Cranial burst skull fracture
A cranial burst skull fracture usually occurring with severe injuries in infants less than 1 year of age is a closed, diastatic skull fracture with cerebral extrusion beyond the outer table of the skull under the intact scalp.
Acute scalp swelling is associated with this type of fracture. In equivocal cases without immediate scalp swelling the diagnosis may be made via the use of magnetic resonance imaging thus insuring more prompt treatment and avoiding the development of a "growing skull fracture".
Compound skull fracture
A fracture which occurs in conjunction with an overlying laceration which tears the epidermis and the meninges or runs through the paranasal sinuses and the middle ear structures, resulting in the outside environment being in contact with the cranial cavity is termed a compound fracture.
The most serious complication of compound skull fractures is infection. Increased risk factors for infection include visible contamination, meningeal tear, loose bone fragments and presenting for treatment more than eight hours after initial injury.
Compound elevated skull fracture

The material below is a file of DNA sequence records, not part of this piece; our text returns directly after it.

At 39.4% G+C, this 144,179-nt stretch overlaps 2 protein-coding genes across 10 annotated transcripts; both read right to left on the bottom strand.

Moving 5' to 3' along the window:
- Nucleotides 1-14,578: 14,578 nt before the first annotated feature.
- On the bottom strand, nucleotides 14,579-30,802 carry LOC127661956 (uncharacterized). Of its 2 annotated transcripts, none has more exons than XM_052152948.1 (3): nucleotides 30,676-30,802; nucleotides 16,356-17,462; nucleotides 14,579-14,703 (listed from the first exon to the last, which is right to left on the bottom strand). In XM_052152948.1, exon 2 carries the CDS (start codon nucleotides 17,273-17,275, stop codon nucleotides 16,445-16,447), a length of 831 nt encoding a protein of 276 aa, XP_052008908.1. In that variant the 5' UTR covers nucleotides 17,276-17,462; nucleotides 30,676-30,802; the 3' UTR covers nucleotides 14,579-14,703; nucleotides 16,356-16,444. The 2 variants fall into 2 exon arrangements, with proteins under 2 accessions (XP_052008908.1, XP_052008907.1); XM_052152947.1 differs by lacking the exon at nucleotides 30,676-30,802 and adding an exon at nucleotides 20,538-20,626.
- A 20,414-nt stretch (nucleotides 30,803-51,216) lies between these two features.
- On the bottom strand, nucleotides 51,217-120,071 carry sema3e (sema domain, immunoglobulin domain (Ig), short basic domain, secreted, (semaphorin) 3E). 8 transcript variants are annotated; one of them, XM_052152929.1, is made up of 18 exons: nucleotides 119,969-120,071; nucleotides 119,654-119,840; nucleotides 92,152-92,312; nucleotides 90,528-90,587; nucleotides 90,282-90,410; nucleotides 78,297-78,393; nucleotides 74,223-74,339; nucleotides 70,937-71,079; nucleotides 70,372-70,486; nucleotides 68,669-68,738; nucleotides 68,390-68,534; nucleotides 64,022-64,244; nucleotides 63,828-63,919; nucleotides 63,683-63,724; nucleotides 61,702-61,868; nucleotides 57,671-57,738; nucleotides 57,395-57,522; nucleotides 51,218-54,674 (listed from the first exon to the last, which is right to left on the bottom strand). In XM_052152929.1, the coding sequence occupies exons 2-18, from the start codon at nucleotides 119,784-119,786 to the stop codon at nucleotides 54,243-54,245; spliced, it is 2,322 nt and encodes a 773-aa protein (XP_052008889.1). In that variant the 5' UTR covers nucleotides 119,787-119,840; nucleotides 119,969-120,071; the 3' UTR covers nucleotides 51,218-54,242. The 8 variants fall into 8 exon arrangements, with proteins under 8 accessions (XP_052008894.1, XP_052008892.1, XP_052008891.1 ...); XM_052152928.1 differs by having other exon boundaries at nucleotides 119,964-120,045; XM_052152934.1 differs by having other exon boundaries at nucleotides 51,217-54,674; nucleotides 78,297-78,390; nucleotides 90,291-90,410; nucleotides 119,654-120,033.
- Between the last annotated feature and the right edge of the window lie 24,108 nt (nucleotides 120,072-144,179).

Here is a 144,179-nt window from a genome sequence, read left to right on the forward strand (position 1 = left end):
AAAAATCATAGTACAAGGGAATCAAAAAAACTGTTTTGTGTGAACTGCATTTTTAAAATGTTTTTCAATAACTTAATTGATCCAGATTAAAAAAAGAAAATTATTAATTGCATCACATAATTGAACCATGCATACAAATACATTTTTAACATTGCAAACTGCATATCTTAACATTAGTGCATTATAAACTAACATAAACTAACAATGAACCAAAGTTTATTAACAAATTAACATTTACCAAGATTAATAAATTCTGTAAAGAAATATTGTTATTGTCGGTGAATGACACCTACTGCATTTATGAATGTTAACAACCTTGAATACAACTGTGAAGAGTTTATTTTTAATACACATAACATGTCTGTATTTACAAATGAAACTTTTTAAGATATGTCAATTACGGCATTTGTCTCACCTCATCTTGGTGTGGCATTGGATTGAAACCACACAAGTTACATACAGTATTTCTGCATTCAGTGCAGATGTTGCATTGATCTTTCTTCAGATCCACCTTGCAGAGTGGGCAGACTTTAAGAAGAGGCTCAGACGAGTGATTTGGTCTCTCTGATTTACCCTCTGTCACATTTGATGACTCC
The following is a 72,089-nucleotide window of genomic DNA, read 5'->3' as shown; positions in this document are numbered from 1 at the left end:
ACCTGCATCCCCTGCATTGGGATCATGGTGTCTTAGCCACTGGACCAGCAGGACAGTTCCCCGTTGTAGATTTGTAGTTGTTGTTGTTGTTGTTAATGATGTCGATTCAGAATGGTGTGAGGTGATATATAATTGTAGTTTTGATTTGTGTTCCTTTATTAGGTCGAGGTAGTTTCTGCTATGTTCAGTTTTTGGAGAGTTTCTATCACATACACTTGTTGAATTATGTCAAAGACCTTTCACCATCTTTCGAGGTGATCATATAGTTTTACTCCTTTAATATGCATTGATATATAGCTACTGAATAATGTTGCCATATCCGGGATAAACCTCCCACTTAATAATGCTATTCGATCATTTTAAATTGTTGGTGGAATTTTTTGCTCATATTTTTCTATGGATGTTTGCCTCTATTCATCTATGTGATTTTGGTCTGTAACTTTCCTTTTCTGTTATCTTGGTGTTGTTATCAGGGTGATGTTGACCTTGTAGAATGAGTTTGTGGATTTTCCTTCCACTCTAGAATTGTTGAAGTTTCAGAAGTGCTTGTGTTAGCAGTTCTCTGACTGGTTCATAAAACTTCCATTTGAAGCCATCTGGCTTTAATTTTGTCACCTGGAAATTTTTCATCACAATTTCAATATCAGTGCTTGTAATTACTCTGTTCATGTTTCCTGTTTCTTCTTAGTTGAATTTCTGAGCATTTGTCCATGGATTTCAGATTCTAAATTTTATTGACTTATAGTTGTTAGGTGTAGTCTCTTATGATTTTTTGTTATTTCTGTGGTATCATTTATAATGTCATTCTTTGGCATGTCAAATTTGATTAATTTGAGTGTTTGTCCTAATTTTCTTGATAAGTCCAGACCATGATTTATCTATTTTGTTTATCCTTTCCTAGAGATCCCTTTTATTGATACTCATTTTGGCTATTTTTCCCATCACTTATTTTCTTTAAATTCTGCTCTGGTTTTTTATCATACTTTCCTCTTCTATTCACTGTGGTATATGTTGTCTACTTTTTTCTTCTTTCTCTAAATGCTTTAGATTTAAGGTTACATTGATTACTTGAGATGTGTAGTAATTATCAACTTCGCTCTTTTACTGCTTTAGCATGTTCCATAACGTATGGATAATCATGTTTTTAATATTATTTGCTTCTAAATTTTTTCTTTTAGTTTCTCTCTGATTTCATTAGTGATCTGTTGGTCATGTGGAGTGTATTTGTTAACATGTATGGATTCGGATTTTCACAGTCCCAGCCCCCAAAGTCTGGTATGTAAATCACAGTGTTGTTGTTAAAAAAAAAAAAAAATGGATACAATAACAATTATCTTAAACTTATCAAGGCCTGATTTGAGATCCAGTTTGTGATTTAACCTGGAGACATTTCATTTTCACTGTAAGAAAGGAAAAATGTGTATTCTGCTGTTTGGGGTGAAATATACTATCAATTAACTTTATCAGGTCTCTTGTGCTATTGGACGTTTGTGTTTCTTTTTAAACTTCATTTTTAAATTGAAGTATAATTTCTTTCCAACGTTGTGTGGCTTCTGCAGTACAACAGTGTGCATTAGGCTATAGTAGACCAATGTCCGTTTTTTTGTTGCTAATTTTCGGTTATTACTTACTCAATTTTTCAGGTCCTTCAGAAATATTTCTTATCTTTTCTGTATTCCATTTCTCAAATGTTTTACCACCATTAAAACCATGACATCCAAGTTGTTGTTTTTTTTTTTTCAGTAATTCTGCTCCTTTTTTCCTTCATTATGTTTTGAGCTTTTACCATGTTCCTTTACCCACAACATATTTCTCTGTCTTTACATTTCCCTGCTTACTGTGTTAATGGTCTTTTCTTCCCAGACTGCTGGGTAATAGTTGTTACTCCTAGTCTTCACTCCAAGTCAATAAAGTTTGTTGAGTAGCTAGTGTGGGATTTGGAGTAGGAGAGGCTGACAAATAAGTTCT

A compound elevated skull fracture is a rare type of skull fracture where the fractured bone is elevated above the intact outer table of the skull. This type of skull fracture is always compound in nature. It may be caused during an assault with a weapon in which the initial blow penetrates the skull and the underlying meninges and upon retrieval of the weapon lifts the fractured portion of the skull outward. It may also be caused by a rotation of the skull while being struck in a case of blunt force trauma, a rotation of the skull while striking an inanimate object as in a fall or it may occur during transfer of a patient after the initial compound head injury.
Neurological deficits in skull fractures
The presence of a concussion or skull fracture in trauma patients without intracranial hemorrhage or focal neurologic deficits was indicated in long term cognitive impairments and emotional lability at nearly double the rate as those patients without either complication.
In a study of emergency room patients suspected of having suffered closed head injuries, neuropsychological testing and computerized tomography (CT) scans came back with normal results. The patients did not differ in Closed head injury (CHI) scores as measured by the Glasgow Coma Scale (GCS).
Those with a skull fracture were shown to have "neuropsychological dysfunction, even in the absence of intracranial pathology or more severe disturbance of consciousness on the GCS".